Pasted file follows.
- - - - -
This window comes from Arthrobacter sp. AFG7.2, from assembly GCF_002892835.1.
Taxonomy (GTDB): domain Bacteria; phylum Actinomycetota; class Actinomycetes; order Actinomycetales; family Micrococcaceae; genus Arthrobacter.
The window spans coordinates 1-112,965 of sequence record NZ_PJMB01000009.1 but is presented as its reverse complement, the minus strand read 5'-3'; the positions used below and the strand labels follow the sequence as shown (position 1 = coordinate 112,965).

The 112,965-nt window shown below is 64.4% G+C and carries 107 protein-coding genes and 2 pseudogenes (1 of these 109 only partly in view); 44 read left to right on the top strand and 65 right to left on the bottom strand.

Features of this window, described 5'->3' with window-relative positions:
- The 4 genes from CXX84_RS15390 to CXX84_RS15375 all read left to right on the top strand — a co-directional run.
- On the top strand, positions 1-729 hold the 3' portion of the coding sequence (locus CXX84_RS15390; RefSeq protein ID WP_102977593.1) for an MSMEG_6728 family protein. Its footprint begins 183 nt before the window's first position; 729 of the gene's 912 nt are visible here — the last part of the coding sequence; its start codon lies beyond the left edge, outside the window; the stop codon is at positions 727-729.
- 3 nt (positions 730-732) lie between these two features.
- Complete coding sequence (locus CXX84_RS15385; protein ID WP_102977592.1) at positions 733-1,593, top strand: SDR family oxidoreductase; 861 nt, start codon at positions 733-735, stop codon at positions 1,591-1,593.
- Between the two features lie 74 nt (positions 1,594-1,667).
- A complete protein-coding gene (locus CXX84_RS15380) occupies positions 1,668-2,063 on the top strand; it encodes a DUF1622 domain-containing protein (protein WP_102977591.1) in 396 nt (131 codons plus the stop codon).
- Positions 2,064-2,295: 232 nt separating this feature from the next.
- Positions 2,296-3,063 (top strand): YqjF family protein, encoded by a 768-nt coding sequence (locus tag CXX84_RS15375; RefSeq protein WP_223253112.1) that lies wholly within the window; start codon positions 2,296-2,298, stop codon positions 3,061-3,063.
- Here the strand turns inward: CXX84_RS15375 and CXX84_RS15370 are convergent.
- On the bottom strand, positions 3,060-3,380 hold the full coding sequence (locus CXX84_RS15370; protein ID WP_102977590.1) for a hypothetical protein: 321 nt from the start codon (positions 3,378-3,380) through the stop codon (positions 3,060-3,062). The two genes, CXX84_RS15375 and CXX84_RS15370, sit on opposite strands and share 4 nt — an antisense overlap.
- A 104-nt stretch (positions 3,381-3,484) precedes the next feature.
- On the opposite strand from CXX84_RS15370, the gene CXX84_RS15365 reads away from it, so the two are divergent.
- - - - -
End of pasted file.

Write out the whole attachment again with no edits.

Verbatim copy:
This window comes from Arthrobacter sp. AFG7.2, from assembly GCF_002892835.1.
Taxonomy (GTDB): domain Bacteria; phylum Actinomycetota; class Actinomycetes; order Actinomycetales; family Micrococcaceae; genus Arthrobacter.
The window spans coordinates 1-112,965 of sequence record NZ_PJMB01000009.1 but is presented as its reverse complement, the minus strand read 5'-3'; the positions used below and the strand labels follow the sequence as shown (position 1 = coordinate 112,965).

The 112,965-nt window shown below is 64.4% G+C and carries 107 protein-coding genes and 2 pseudogenes (1 of these 109 only partly in view); 44 read left to right on the top strand and 65 right to left on the bottom strand.

Features of this window, described 5'->3' with window-relative positions:
- The 4 genes from CXX84_RS15390 to CXX84_RS15375 all read left to right on the top strand — a co-directional run.
- On the top strand, positions 1-729 hold the 3' portion of the coding sequence (locus CXX84_RS15390; RefSeq protein ID WP_102977593.1) for an MSMEG_6728 family protein. Its footprint begins 183 nt before the window's first position; 729 of the gene's 912 nt are visible here — the last part of the coding sequence; its start codon lies beyond the left edge, outside the window; the stop codon is at positions 727-729.
- 3 nt (positions 730-732) lie between these two features.
- Complete coding sequence (locus CXX84_RS15385; protein ID WP_102977592.1) at positions 733-1,593, top strand: SDR family oxidoreductase; 861 nt, start codon at positions 733-735, stop codon at positions 1,591-1,593.
- Between the two features lie 74 nt (positions 1,594-1,667).
- A complete protein-coding gene (locus CXX84_RS15380) occupies positions 1,668-2,063 on the top strand; it encodes a DUF1622 domain-containing protein (protein WP_102977591.1) in 396 nt (131 codons plus the stop codon).
- Positions 2,064-2,295: 232 nt separating this feature from the next.
- Positions 2,296-3,063 (top strand): YqjF family protein, encoded by a 768-nt coding sequence (locus tag CXX84_RS15375; RefSeq protein WP_223253112.1) that lies wholly within the window; start codon positions 2,296-2,298, stop codon positions 3,061-3,063.
- Here the strand turns inward: CXX84_RS15375 and CXX84_RS15370 are convergent.
- On the bottom strand, positions 3,060-3,380 hold the full coding sequence (locus CXX84_RS15370; protein ID WP_102977590.1) for a hypothetical protein: 321 nt from the start codon (positions 3,378-3,380) through the stop codon (positions 3,060-3,062). The two genes, CXX84_RS15375 and CXX84_RS15370, sit on opposite strands and share 4 nt — an antisense overlap.
- A 104-nt stretch (positions 3,381-3,484) precedes the next feature.
- On the opposite strand from CXX84_RS15370, the gene CXX84_RS15365 reads away from it, so the two are divergent.